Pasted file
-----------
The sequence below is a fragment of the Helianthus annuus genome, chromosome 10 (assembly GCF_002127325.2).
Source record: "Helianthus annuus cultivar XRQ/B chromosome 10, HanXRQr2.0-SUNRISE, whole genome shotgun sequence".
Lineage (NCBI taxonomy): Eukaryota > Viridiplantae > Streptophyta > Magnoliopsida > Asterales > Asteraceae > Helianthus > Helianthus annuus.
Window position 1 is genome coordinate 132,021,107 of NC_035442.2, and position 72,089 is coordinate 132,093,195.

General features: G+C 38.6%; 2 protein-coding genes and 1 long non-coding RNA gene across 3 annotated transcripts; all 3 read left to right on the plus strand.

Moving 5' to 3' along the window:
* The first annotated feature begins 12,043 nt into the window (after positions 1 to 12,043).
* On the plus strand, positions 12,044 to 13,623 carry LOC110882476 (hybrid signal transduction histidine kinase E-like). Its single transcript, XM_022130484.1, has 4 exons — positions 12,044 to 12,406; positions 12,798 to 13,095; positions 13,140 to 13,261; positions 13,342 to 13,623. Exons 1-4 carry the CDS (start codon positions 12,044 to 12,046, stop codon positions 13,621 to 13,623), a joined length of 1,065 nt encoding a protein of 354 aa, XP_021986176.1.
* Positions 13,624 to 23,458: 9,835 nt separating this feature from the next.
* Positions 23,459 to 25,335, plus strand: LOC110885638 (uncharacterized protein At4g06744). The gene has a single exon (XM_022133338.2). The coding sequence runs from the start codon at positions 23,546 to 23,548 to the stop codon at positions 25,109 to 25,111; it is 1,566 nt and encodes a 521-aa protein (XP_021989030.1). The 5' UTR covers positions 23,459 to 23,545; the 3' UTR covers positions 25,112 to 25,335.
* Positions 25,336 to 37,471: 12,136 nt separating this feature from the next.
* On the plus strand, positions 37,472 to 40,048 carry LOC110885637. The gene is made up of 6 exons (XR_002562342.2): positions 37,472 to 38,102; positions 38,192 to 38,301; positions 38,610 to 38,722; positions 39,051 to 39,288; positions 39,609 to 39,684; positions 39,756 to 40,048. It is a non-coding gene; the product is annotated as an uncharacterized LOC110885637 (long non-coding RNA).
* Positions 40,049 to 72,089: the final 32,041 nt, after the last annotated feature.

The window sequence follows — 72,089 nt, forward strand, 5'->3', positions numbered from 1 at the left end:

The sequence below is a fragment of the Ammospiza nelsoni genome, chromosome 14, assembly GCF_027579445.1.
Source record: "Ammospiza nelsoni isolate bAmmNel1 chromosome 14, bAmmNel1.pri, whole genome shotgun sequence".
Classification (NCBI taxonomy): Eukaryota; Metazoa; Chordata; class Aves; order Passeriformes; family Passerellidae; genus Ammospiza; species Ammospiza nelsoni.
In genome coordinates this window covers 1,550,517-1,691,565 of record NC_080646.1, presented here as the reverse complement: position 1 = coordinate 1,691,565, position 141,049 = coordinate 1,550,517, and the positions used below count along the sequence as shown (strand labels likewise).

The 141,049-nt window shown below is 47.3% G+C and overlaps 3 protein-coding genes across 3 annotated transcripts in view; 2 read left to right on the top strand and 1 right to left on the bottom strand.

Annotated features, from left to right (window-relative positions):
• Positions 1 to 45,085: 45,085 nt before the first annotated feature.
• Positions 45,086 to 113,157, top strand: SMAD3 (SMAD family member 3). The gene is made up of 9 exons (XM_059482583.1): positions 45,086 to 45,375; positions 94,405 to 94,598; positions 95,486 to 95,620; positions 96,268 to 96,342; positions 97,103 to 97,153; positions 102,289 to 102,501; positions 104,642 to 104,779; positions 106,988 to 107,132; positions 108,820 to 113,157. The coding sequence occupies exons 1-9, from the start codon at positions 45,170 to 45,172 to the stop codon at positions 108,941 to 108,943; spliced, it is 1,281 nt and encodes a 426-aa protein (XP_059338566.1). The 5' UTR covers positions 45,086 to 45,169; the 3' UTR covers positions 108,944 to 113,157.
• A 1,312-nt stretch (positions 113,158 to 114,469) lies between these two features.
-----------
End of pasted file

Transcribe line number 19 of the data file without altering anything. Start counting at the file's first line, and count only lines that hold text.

The 141,049-nt window shown below is 47.3% G+C and overlaps 3 protein-coding genes across 3 annotated transcripts in view; 2 read left to right on the top strand and 1 right to left on the bottom strand.